(iv) Tracking Resistance
(v) Permitivity and Power factor

8. Thermal Properties
(i) Thermal Analysis
(ii) Specific Heat
(iii) Thermal Conductivity
(iv) Thermal Diffusivity
(v) Surface Heat Transfer Coefficient

9. Environmental Resistance
(i) Thermal Analysis
(ii) Specific Heat
(iii) Thermal Conductivity
(iv) Thermal Diffusivity
(v) Surface Heat Transfer Coefficient

10. Permeability
(i) Gap
(ii) Vapour

11. Adhesion/Corrosion/Staining
(i) To Metal
(ii) To Fabric
(iii) To Cord

12. Safety and Health Regulations.

The above tests can be grouped into three classes depending on the purpose for which they are used.

(a) Purely for the quality control
(b) For Performance requirement
(c) For development purposes.

For quality control purposes the tests adopted should be relatively simple and rapid. It is important that the same set of procedures is followed under a set of defined and precise conditions.

When the focus shifts to performance related tests, unlike tests for quality control, the conditions are arbitrarily chosen. These conditions should have relevance to environment of product end use.

In purely research and development area the test conditions will be decided by the scientists or designers to suit individual requirements.

Irrespective of the the purpose of the tests the individual concerned should be fully aware of the details and conditions of the tests and it will be his responsibility to make an intelligent choice.


Generally the source of the standards can be placed into three groups.
(a). International Organization (I.S.O.) – The Principle body and the most important organization in the standards field.

(b). Generally each country has one principle standard organization with membership of ISO. There may be other organizations also issuing standards at national level.

Some will known standards are:

C. Individual Companies: There may be many in-house company standards in existence. These standards appear in commercial contracts. Some of these standards are also used internationally. For example.
1. MG General Motor Standard
2. Ford Standard
3. Chrysler Standard

The important precaution to be excerised while using Standards is that the user must refer to the latest edition and must be aware of all the minutes details.


Current efforts in the test method development have concentrated on non-destructive testing. Holographic ultrasonic, infrared radiation, and X-ray testing as well as nuclear, capacitive, Optical and magnetic guage have been developed to give an indication of product quality without destroying the specimen. However, the conventional testing is still very significant and is being continued in rubber industry.

Let us discuss some important aspects of rubber testing which sometimes we tend to forget being a routine activity. Before going into details of these aspects, to understand their importance let us take some practical examples, which occasionally happen in industry.

1. One Institution in India, which was engaged in evaluating aged properties, was using an ageing oven without replenishment of air. Obviously, the results obtained were erroneous and far superior to actual values obtained in other laboratories with the standard multi-cell ageing oven with right type of air replenishment provision. One could imagine the problem associated with such testing and establishing purchase specifications.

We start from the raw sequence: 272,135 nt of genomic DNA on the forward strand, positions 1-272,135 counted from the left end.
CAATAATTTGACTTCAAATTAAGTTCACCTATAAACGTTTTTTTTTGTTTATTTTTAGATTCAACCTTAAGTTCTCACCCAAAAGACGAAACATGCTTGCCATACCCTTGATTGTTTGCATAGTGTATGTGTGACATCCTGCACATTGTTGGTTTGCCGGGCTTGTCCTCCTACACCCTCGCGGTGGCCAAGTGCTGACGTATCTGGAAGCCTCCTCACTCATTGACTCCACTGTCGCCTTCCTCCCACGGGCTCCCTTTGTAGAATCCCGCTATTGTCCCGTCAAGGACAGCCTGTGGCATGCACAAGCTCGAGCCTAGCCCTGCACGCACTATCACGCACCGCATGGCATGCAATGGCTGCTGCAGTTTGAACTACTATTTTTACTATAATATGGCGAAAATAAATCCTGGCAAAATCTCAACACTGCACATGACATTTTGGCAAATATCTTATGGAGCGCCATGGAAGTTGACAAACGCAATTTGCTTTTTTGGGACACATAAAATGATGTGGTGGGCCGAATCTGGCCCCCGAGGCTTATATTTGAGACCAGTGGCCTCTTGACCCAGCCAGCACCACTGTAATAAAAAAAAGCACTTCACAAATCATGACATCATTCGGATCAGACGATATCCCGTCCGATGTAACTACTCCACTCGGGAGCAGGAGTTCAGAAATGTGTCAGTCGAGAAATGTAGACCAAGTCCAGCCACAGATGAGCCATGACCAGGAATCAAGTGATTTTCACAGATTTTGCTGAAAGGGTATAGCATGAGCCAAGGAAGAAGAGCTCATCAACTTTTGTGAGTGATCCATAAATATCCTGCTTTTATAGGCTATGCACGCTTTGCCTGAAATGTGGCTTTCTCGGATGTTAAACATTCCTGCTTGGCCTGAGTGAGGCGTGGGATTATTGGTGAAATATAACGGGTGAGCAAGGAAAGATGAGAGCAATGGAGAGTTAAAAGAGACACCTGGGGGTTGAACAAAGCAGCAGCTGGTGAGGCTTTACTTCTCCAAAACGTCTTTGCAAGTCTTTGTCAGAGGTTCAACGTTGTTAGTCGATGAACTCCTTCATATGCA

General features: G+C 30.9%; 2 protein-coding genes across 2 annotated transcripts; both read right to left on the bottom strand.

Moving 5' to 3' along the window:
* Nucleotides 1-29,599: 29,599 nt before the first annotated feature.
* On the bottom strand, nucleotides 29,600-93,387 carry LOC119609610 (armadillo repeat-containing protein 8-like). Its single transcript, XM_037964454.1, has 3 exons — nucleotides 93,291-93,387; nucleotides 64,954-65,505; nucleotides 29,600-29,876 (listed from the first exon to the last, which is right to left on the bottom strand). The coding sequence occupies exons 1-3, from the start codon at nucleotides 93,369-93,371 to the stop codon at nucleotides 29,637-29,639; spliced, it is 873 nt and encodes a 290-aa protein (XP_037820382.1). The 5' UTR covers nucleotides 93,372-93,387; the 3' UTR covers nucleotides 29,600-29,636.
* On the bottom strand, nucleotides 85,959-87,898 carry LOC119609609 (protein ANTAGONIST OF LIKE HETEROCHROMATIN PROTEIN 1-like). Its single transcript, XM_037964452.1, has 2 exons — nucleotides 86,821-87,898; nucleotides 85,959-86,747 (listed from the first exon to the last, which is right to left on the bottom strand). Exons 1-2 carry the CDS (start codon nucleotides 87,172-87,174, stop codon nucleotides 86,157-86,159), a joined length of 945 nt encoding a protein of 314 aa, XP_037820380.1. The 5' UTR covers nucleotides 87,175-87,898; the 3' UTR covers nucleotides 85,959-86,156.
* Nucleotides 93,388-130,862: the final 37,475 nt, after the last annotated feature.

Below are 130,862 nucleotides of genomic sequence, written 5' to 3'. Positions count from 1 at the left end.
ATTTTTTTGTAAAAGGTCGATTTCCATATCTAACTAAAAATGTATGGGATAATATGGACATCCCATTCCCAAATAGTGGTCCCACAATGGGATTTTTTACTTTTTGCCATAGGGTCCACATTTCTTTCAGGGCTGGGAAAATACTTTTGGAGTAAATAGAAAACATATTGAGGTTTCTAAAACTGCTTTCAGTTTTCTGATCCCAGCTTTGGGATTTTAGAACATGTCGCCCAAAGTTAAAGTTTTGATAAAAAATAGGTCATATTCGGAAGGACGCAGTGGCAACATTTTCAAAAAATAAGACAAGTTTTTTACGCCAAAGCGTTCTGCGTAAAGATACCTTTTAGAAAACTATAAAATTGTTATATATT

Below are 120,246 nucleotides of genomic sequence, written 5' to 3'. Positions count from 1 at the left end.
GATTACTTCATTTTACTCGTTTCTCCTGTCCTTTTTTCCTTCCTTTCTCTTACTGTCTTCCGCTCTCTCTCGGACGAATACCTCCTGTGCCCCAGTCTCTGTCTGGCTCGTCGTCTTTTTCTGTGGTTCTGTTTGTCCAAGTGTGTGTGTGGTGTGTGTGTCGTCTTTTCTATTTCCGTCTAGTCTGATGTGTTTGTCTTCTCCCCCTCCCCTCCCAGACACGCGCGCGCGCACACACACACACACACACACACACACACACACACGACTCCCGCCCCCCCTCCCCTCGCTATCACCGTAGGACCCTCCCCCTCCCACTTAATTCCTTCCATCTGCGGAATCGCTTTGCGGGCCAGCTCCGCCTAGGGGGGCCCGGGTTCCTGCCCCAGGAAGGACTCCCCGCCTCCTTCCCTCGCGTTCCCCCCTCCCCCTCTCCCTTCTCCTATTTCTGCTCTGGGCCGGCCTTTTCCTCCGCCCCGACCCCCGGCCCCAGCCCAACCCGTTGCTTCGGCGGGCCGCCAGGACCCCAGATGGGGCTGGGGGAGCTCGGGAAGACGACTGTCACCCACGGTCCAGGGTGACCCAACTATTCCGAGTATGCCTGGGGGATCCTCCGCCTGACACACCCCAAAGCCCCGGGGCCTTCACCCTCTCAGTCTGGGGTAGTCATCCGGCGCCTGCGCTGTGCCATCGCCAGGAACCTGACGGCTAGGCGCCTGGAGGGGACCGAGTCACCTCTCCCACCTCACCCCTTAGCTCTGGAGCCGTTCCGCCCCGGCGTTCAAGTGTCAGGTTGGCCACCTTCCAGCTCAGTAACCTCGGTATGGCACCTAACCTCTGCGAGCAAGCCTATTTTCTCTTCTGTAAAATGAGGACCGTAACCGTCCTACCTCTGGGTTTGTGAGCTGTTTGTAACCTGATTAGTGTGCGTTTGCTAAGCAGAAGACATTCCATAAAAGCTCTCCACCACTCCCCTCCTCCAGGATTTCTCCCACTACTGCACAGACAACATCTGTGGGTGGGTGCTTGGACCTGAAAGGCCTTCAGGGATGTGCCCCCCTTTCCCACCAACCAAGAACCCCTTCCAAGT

2. The second example is concerning a laboratory, which was involved in testing of ozone resistance when tested in that laboratory, results were more than satisfactory but in service, ozone cracking was observed with in a short period. It was finally diagnosed that in the absence of proper calibration of ozone concentration in the test chamber, 30 pphm was present against 50 pphm (Standard) required.

Any testing should have the following intrinsic features:

(a) Variability
(b) Accuracy and precision
© Repeatability
(d) Reproducibility

Two examples cited earlier illustrate some of the above features. If the above aspects are fulfilled the test will be predictable and simulative.

A test is valid if the results are actually a measure of the desired property.

Even though an apparatus and method may be valid, however, the accuracy can be impaired by either instrumental or procedural errors.

A test is precise if the results are closely reproducible.

Precision of the results within the given laboratory is repeatability and between laboratories is reproducibility.

Problems of validity, accuracy and precision can cause a wide scatter of data.

Poor resistibility and reproducibility is ultimately the results of variability in sample history, specimen preparation, inadequate control to test condition, calibration of test and conditioning equipment, etc.

Let us discuss the above aspects in detail, which matter a lot in testing, however, these aspects are ignored and neglected often.


• It is necessary that the rubber samples should not be subjected to high temperature or other conditions likely to cause deterioration (ozone and other chemicals) during the storage period.
• The limit of storage temperature and humidity should ideally be 10 to 30ΊC and below 80% R.H.
• Different specimens must be sparated to avoid migration of constituents. Special attention needs to be given when the surface condition of the test piece is important, for example, ozone or paint staining test.
• Acceptable specified Minimum time period between vulcanization and testing is 16 hrs. The maximum of the non-product testing is 4 weeks and for product shall be 3 months.

2. PREPARATION OF TEST PIECES: In which the following processes are involved:

Mixing of compounds, moulding of Sheet
• In mixing of compounds in a two-roll mill of 150-mm dia x 300-mm length temperature control is required within ±5ΊC.